The pampered pooches of Paris
- 25 December 2011
- From the section Magazine
Pet dogs in the French capital appear to enjoy the freedom of the city, accompanying their owners just about everywhere - and even have their own cemetery.
There are hundreds of thousands of dogs in Paris.
They can be chosen from puppy-shop windows or ordered from countryside breeders.
They are seen travelling about the city, nestled amongst the groceries in shopping trolleys or peering out of handbags.
Dogs perch on the running boards of mopeds - ears flying in the wind - or sit, swathed in blankets, in bicycle baskets.
They are petted on the bus, the tram and the metro and, for a flat-rate ticket costing 5.10 euros (£4.25), the smaller ones can escape the metropolis and take the train to anywhere in France.
Access all areas
When on all four paws, dogs in Paris can choose from 72 gardens to walk in - from formal palace grounds to tiny urban squares.
In between, they can mark lamp-posts, trees, ornamental masonry and the corners of Art Nouveau metro stations to their hearts' content.
Paris dogs snooze under cafe tables and sit politely in restaurants.
They are allowed into shops - even when officially not - and, from time to time, sneak into cinemas, usually for a matinee on a wet afternoon.
Each dog has its own preferred vet and there are hundreds to choose from.
Each vet has a preferred dog diet. Calves liver, braised. A little "blanc de poulet" (white chicken meat) or a slice of rare roast beef.
What goes in must come out, and Paris dogs apparently drop 20 tons (20,000 kg) of "crottes de chien" (dog poo) on the city's streets every day, although who exactly weighs it remains a question that even the Hotel de Ville (Town Hall) cannot answer.
These crottes de chien cost an estimated 9m euros (£7.5m) a year to clear up.
Successive Paris mayors have tried - at times, frantically - to tackle the problem, which is of more concern to citizens than that of violent crime, but seemingly to no avail.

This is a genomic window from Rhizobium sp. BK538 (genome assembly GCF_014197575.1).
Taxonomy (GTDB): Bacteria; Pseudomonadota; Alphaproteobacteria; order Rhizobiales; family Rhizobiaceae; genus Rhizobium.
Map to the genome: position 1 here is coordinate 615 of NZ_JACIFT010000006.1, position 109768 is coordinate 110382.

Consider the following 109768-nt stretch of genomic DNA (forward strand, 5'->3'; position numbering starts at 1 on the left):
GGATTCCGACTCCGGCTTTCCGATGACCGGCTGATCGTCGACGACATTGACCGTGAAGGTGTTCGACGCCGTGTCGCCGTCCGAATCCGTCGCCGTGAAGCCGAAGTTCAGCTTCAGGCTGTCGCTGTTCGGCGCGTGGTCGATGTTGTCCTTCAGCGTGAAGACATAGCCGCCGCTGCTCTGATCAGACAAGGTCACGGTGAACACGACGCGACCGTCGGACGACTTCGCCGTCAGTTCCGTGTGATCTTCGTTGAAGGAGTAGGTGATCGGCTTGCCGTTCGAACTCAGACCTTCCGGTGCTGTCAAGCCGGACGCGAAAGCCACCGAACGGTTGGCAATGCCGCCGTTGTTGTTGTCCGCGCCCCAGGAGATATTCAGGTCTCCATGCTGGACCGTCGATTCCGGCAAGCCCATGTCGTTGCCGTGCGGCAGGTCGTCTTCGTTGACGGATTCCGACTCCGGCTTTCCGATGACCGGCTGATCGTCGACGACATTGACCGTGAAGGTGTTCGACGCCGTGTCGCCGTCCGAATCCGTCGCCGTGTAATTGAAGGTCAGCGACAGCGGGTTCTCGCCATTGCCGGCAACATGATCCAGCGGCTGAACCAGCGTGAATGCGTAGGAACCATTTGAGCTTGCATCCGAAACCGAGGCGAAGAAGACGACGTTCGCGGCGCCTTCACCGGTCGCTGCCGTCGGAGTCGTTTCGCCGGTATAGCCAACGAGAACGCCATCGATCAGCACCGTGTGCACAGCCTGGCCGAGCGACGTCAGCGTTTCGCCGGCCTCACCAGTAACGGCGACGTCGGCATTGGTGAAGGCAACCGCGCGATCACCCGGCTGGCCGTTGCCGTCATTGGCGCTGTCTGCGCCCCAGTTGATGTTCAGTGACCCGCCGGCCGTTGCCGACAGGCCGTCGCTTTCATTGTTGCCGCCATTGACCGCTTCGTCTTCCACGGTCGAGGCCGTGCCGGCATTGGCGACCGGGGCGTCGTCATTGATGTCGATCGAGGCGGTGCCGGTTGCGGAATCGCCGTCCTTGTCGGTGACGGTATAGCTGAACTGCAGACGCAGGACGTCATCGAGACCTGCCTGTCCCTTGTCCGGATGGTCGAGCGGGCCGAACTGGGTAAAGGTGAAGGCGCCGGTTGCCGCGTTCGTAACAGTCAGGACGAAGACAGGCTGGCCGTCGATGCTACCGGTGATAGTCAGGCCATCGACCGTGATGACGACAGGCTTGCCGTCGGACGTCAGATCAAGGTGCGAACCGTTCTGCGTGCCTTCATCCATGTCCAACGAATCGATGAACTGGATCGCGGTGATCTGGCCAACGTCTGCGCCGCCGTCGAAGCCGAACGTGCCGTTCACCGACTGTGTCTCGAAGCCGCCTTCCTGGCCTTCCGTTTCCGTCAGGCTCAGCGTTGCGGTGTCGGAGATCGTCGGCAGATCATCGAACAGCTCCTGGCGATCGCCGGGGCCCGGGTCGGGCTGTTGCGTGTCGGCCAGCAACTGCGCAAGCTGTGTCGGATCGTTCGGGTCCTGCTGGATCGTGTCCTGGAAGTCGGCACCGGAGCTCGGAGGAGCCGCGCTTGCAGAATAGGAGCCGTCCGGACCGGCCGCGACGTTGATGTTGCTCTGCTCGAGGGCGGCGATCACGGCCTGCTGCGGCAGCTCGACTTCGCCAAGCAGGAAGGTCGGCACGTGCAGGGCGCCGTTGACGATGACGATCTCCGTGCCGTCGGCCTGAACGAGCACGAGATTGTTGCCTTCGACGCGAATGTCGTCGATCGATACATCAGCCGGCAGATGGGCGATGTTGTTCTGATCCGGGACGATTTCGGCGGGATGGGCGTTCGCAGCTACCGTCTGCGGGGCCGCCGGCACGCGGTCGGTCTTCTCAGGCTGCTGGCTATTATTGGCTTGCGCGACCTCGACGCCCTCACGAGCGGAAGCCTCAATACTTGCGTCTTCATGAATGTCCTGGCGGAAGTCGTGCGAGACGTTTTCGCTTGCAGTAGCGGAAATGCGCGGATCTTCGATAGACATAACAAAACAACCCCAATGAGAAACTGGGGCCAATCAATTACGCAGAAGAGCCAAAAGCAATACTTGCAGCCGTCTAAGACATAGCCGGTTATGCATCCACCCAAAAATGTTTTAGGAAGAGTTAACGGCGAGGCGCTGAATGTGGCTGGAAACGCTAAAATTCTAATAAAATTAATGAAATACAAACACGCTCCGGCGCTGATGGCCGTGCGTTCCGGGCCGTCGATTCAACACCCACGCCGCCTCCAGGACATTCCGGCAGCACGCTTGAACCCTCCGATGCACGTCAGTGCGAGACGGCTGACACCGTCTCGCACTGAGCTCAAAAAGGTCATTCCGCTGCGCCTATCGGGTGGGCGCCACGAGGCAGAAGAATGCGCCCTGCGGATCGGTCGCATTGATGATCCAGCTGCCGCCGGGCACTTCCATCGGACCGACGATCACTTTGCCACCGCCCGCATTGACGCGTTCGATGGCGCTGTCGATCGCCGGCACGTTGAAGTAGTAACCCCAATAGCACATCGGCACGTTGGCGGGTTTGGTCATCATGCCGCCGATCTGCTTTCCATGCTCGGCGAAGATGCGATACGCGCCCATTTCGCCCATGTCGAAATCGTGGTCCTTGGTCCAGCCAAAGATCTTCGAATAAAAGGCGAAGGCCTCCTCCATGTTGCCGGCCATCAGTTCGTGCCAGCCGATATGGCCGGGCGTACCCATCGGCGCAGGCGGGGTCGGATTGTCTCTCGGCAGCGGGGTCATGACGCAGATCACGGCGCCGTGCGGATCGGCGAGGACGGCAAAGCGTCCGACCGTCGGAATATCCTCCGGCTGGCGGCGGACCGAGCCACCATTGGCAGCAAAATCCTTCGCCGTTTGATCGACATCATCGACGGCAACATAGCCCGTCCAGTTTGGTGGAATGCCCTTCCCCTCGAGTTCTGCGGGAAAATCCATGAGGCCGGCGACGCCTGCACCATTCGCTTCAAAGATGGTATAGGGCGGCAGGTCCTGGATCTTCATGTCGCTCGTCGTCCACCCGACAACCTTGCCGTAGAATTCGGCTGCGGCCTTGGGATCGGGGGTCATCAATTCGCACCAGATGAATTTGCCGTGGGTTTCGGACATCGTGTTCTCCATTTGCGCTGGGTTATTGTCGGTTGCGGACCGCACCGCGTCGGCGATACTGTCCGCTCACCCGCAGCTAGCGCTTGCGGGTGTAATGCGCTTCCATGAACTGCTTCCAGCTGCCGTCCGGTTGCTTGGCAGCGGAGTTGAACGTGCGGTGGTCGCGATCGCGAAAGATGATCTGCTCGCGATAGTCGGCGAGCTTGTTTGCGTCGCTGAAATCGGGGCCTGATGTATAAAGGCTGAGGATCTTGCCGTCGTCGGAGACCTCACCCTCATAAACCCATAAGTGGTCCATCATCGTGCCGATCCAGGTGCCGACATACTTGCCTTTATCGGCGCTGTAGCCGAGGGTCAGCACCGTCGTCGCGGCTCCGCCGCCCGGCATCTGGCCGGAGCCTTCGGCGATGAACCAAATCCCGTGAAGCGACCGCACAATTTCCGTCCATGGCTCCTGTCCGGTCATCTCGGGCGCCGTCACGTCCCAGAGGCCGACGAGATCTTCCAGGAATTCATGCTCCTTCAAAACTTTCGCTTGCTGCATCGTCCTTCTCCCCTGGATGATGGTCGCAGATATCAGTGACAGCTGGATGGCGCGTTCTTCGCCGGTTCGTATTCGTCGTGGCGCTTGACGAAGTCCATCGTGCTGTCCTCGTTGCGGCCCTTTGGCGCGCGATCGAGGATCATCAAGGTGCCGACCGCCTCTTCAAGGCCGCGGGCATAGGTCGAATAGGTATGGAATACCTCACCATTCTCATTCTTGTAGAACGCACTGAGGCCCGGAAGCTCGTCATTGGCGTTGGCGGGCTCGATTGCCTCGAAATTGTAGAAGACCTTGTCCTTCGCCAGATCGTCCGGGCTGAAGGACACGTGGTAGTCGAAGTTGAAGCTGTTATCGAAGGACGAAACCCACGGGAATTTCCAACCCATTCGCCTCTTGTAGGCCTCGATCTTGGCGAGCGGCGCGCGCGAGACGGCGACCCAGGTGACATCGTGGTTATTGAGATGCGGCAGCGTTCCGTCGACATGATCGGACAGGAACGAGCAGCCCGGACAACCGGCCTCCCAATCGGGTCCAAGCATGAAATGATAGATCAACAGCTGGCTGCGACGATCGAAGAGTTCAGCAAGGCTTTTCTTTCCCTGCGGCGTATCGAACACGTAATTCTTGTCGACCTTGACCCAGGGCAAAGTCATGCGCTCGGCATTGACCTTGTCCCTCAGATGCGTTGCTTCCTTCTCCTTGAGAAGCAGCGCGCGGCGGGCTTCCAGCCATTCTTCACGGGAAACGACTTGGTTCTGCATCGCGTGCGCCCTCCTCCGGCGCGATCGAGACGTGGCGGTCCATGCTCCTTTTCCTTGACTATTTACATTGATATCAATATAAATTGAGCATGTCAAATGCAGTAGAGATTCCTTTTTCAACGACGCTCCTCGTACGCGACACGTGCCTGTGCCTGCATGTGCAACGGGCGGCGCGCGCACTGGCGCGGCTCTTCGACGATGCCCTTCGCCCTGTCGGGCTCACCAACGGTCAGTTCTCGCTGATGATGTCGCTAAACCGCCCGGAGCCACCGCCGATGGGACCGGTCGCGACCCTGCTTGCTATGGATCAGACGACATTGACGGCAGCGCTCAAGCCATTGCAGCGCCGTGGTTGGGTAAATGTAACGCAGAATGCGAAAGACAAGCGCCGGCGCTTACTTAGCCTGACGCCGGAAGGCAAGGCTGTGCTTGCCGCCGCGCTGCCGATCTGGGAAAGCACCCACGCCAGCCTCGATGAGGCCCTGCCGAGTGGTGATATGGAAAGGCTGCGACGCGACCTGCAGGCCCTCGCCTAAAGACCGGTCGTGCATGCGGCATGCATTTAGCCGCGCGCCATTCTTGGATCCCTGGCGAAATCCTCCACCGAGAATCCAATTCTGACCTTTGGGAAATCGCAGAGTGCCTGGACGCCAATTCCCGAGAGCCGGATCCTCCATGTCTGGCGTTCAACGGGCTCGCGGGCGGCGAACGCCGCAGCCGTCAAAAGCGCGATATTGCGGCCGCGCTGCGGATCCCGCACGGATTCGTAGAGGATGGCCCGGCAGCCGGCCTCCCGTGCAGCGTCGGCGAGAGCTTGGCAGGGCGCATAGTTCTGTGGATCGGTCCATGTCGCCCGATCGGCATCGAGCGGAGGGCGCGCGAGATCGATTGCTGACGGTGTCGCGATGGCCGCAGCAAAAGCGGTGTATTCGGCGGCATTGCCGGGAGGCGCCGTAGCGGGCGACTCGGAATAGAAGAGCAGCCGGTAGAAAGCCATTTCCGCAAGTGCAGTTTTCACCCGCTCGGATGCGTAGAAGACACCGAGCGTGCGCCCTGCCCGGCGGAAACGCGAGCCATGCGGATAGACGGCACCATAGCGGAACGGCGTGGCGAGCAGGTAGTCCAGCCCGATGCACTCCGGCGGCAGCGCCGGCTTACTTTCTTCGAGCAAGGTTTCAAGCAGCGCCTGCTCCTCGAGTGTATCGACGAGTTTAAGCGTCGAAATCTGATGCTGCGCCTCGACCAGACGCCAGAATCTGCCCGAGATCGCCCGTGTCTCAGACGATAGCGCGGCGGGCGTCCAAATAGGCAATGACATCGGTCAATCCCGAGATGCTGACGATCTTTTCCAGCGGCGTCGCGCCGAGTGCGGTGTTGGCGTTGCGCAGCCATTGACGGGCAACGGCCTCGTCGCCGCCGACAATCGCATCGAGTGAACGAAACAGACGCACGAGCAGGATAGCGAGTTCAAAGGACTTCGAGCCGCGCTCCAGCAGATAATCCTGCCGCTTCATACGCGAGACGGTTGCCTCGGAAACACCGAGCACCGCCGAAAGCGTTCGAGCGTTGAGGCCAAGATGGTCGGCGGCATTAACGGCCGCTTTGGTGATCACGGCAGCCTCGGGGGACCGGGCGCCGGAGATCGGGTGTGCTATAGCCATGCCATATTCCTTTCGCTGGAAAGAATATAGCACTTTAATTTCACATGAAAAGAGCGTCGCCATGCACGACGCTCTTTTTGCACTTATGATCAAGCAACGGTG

From time to time, the city's more creative residents have used the crottes as pavement art, sticking them with coloured flags, photographing and painting them.
Frederic sweeps the streets in the Montparnasse district.
When asked why there is such a problem, he shrugs:
"Je ne sais pas! (I've no idea!) We used to have motorised vacuum cleaners (les motocrottes) but they've all gone.
"Now we have these (he waggles a pair of long-handled tongs) 'Pince-a-crottes' (poop pincers). Fiddly, they are. Usually, we simply swish it in the gutter."
Last resting place
It is a sociable life, a dog's life in Paris, with so many other dogs to meet, greet and play with.
Throughout the city, "Dogs must be kept on a lead", but in the Jardins des Tuileries they are allowed to run free.
Along the tree-lined borders of these palace grounds, where dogs have been walked since the 17th Century, glossy Afghan hounds with jewelled collars sport with feisty Jack Russells, French bulldogs and diminutive chihuahuas in little outdoor coats.
Just across the River Seine, at the bottom of a private garden, lies the grave of Coco, a little Papillon dog which was the last, beloved pet of Queen Marie Antoinette that lived on, pining, after his mistress's execution in the French Revolution.
In another palace garden, Le Jardin du Luxembourg, dogs - kept strictly on a lead - walk under the chestnut trees and regulars gather to talk.
It was here that I heard of a clandestine ritual, confided to me by the mistress of a small black and white crossbreed. This was the furtive scattering of ashes - the last remains of cremated pet dogs - on the limpid waters of the celebrated Medici Fountain.
"A wonderful way to say farewell," she said. "When the park keepers aren't looking, of course."
Paris dogs have had their own cemetery since 1899.
Beneath a bridge of roaring traffic, on a small island in the River Seine, lies a tranquil haven.
You step through the exquisite gates to where the graves are small and fascinating. Here lies Rin Tin Tin, legendary star of the silent screen, laid to rest in his native French soil.
Rescued from a World War I battlefield by a US army cadet, Rin Tin Tin went on to star in 23 Hollywood movies before dying in 1932 in Los Angeles, in the arms of the actress Jean Harlow.
There is a monument to a Saint Bernard - Barry - who "saved 40 lives but died saving the 41st".
And one to Moustache - mascot of Napoleon's Great Army - killed in Spain in 1811.
Here lies Drac, who comforted his mistress, the Princess of Romania - twice exiled, divorced and lonely in Paris.
Here lie Marquise and Tony, dogs of the beautiful Russian Princess Lobanov.
Here lie the graves of myriad Paris dogs - My Darling Minouche, Faithful Belle, Dear Pompon Cheri.
Arry is buried along with his favourite tennis balls. Rosy's grave is marked with a rose bush.
And here lies Emma (1889-1900) whose mistress mourned the loss of "My only friend in my wayward and sorry life".
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